Sheep methane emissions testing ‘a UK first’ #Sheep #methane #emissions #testing #englishheadline




Scottish scientists have been using mobile testing equipment to measure greenhouse gas emissions from sheep.

Scotland’s Rural College (SRUC) said it was the first time the New Zealand-designed portable accumulation chambers (Pacs) had been used in the UK.

The equipment helps scientists visit farms and analyse methane concentrations from sheep to identify which of their genetics and feed produce the highest emission levels.

SRUC’s Dr Nicola Lambe said there was an urgent need to mitigate greenhouse gas emissions from sheep.

‘Carbon-zero sheep’

The scientist said there were an estimated 1.2 billion sheep in the world producing about seven million tonnes of methane into the atmosphere.

Edinburgh-based SRUC’s research could help find solutions to reducing the animals’ carbon footprint.

Dr Lambe said: “Despite the fact resource efficiency and greenhouse gas emissions are global priorities, there are few examples around the world of research to implement breeding strategies to directly tackle these issues in sheep.

“This is largely due to the difficulty in recording feed consumption and greenhouse gas emissions on an individual animal basis, especially in grass-based systems.”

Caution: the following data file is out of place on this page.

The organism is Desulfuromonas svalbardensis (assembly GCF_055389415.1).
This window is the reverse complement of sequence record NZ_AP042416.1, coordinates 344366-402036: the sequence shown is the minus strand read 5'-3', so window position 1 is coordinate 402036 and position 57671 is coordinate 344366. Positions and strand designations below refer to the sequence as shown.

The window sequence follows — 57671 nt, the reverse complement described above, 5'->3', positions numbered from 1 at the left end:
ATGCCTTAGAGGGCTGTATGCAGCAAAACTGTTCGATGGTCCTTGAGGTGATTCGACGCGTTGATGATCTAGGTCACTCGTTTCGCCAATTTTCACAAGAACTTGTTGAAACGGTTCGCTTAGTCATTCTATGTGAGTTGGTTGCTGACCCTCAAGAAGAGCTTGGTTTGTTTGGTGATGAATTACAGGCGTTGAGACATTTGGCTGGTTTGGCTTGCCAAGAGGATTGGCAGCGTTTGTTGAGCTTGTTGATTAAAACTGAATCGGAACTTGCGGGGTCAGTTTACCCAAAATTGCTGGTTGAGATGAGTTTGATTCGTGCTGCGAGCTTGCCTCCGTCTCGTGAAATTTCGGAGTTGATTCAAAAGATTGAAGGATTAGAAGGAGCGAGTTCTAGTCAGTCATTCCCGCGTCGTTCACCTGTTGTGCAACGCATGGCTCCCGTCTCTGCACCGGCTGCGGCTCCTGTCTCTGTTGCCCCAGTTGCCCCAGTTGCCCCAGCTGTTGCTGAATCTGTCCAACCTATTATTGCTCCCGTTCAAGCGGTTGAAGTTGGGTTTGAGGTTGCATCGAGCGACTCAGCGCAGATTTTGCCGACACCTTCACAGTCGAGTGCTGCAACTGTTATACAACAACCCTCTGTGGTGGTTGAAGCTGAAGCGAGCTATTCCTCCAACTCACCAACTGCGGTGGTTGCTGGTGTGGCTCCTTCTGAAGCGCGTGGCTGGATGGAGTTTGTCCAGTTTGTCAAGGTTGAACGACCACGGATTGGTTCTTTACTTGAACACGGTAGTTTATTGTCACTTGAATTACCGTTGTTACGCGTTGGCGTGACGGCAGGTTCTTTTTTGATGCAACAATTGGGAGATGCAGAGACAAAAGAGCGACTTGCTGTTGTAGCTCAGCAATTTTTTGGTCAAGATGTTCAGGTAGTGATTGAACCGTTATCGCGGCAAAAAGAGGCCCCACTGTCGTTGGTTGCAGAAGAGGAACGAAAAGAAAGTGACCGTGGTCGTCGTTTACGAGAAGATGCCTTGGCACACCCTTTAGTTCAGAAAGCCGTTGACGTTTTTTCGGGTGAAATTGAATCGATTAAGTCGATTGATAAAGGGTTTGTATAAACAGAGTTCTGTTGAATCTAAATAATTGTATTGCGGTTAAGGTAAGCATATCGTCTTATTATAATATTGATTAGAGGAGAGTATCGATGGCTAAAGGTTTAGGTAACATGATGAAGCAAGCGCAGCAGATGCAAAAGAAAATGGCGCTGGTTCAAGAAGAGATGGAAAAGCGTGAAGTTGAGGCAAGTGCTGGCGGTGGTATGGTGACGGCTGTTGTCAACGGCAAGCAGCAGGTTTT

Rob Hodgkins, who farms 2,500 in Hertfordshire, was involved in the first use of the trailer-mounted Pacs.

He said: “It will only be a matter of time before consumers will be able to look at labels on packets of meat that shows what they’re buying has come from, for example, a carbon-zero sheep.”

Sheep inside portable testing chamber

A sheep inside the mobile testing chamber

The UK government announced plans last month which could see cattle being given special products to help limit the amount of methane they produce.

The announcement formed part of wider UK proposals on how to meet climate targets.

Earlier this year, billionaire and Microsoft co-founder Bill Gates invested in an Australian climate technology start-up trying to reduce the methane emissions of cow burps.

Methane is the most common greenhouse gas after carbon dioxide (CO2).

Livestock such as cows, sheep and deer produce methane when their stomachs are breaking down hard fibres like grass for digestion.

This fermentation process creates methane gas which is then mostly belched out again.

English Headline

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